by: Hobart Taylor
Tom Beaulieu XIII and Mary Vaeni - Alice's Garden - (Self Released)
These old hippies have been sitting around picking and poeticizing for decades and they get it right because it is nothing but real. Alternating between Beaulieu's songs replete with organic and earthly pure rock melodies that are the folk music of the dedicated outsider and Vaeni's profound quotidian observations read in the subtle country twang of the sharp eared witness of who people are and the worlds in which they live, (both natural and psychological), this record is a document of a time and place that is America, and that has nothing to do with the United States.
Loretta Lynn - Full Circle - (Sony Legacy)
A gem. Lynn is in full control of her gifts. Her phrasing, song choice, intonation and arrangements are pure and authentic... no Nashville hokum here. Check out "Whispering Sea", her first song as a writer, the deeply folky "Black Jack David", the drunkard's lovers prayer "Wine into Water", "Everybody Wants to go to Heaven", and her duet with Willie Nelson "Lay Me Down". Yeah, a lot of songs about dying here, but the mood is serene and beautifully low key. Weakest cut, her duet with Elvis Costello where perhaps out of respect he holds back and thus adds nothing special to the tune.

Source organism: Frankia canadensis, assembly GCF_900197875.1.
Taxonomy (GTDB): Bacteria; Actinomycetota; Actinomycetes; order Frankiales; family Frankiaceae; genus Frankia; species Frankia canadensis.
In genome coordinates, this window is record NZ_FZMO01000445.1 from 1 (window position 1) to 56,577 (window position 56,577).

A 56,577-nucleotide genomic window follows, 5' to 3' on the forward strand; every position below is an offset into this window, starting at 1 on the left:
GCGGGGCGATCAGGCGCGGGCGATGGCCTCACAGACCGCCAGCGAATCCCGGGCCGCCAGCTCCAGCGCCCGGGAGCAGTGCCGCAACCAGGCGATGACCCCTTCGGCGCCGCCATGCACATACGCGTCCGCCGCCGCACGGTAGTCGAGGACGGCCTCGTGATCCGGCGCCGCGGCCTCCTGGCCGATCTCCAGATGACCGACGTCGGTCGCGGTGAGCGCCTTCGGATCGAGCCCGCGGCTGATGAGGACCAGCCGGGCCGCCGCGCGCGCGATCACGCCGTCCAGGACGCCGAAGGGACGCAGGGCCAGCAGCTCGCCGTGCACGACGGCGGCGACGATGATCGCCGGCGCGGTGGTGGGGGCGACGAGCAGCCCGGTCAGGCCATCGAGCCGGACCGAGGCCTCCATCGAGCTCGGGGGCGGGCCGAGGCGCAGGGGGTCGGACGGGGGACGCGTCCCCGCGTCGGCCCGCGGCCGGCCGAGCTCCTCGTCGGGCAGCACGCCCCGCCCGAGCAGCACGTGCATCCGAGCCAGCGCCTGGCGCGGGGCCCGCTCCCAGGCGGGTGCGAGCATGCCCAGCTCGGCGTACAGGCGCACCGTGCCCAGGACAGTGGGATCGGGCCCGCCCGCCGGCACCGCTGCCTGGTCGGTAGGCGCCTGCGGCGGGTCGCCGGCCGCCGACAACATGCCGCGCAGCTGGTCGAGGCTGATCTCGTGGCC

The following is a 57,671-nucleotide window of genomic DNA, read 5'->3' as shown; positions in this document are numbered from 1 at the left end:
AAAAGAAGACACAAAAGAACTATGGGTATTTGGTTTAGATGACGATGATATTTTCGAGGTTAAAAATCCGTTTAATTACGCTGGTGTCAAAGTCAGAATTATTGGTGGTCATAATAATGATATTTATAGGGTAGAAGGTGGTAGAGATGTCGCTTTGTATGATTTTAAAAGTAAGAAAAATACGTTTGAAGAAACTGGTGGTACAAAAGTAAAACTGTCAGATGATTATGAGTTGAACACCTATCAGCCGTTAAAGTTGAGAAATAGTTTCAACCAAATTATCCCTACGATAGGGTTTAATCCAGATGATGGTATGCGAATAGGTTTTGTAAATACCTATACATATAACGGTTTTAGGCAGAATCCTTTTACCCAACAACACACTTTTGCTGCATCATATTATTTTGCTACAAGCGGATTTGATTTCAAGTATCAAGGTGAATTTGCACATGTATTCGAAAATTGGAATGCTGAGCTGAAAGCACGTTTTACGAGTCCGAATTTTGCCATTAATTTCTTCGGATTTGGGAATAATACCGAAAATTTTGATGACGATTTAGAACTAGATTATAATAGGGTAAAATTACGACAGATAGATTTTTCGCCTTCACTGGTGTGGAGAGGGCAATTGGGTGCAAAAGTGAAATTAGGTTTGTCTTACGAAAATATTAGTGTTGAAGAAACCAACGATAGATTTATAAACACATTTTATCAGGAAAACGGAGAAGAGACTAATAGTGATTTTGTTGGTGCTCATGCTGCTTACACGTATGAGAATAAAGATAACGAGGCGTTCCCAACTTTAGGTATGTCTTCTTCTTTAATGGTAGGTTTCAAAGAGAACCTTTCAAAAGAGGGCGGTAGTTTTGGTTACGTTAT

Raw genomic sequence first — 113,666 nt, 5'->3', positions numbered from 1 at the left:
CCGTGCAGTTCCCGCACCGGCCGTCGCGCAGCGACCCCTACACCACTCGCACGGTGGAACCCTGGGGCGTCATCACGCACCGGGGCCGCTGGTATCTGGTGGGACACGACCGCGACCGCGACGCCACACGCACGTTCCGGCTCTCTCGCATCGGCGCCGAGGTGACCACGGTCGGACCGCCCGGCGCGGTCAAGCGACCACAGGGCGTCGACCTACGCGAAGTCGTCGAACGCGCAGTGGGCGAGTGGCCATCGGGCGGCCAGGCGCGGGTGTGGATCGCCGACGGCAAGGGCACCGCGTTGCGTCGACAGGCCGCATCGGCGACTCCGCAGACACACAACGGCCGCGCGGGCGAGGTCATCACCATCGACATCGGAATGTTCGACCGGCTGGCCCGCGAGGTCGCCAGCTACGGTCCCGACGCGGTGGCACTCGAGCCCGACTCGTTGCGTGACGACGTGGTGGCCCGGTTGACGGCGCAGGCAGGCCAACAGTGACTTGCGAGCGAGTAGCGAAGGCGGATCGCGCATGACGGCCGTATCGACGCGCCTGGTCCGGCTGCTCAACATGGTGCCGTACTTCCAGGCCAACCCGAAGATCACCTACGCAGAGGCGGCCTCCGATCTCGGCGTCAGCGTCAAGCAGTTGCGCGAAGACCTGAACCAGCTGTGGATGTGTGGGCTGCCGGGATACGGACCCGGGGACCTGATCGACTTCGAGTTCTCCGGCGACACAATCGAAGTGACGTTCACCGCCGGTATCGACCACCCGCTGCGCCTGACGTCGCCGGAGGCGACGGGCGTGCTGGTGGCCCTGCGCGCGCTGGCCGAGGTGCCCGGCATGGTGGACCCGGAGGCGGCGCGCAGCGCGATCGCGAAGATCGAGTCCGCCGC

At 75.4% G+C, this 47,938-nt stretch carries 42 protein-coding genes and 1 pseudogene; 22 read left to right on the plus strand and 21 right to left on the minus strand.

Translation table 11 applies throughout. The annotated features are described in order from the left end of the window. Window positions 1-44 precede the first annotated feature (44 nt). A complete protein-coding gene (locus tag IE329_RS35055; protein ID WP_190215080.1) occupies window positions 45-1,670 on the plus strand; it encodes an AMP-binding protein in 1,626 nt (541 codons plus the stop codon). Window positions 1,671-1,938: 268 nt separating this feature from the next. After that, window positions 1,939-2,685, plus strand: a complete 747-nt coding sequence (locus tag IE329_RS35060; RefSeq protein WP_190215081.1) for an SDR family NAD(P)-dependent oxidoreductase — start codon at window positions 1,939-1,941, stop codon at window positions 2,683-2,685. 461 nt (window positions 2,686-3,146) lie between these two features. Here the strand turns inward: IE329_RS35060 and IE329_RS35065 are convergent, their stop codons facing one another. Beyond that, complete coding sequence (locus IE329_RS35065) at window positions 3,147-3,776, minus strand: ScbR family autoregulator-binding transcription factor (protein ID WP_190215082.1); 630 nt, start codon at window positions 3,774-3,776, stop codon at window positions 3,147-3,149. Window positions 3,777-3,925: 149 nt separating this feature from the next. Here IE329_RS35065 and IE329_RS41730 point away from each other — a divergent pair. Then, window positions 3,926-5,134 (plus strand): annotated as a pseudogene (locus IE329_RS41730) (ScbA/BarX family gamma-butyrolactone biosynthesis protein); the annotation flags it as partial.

Jeff Buckley - You and I - (Sony Legacy)
These are demos..pencil sketches. The voice is there as is the seminal arrangement for "Grace". I doubt if this would have been released if he had lived, but then there would be other records as well. He covers Dylan in a idiosyncratic read of "Just Like a Woman", and really takes off on a jazz based reading of "Don't Let the Sun Catch You Crying". These are fragments and variants that glimmer with like a winter sky moments after sunset.
Scott Wolfson and Other Heroes - Welcoming the Flood - (BC)
Brooklyncana ... ersatz folk music but cleverly crafted. The last two cuts seem more authentic and interesting to me: "Me on Other Planets" and the chipper ditty "We Will All Die Together".
Rebecca Folsom - Extraordinary Days - (Self Released)
These songs have heart and soul, what Scott Wolfson lacked. They are also well crafted. She paints with a broad brush and covers general topics, love nostalgia, awareness, nature etc. "Return to Love" is a keeper crying out to be covered and I am enamored of "Colorado", "Better Times", the poignant "Love As Is" and "Extraordinary Days".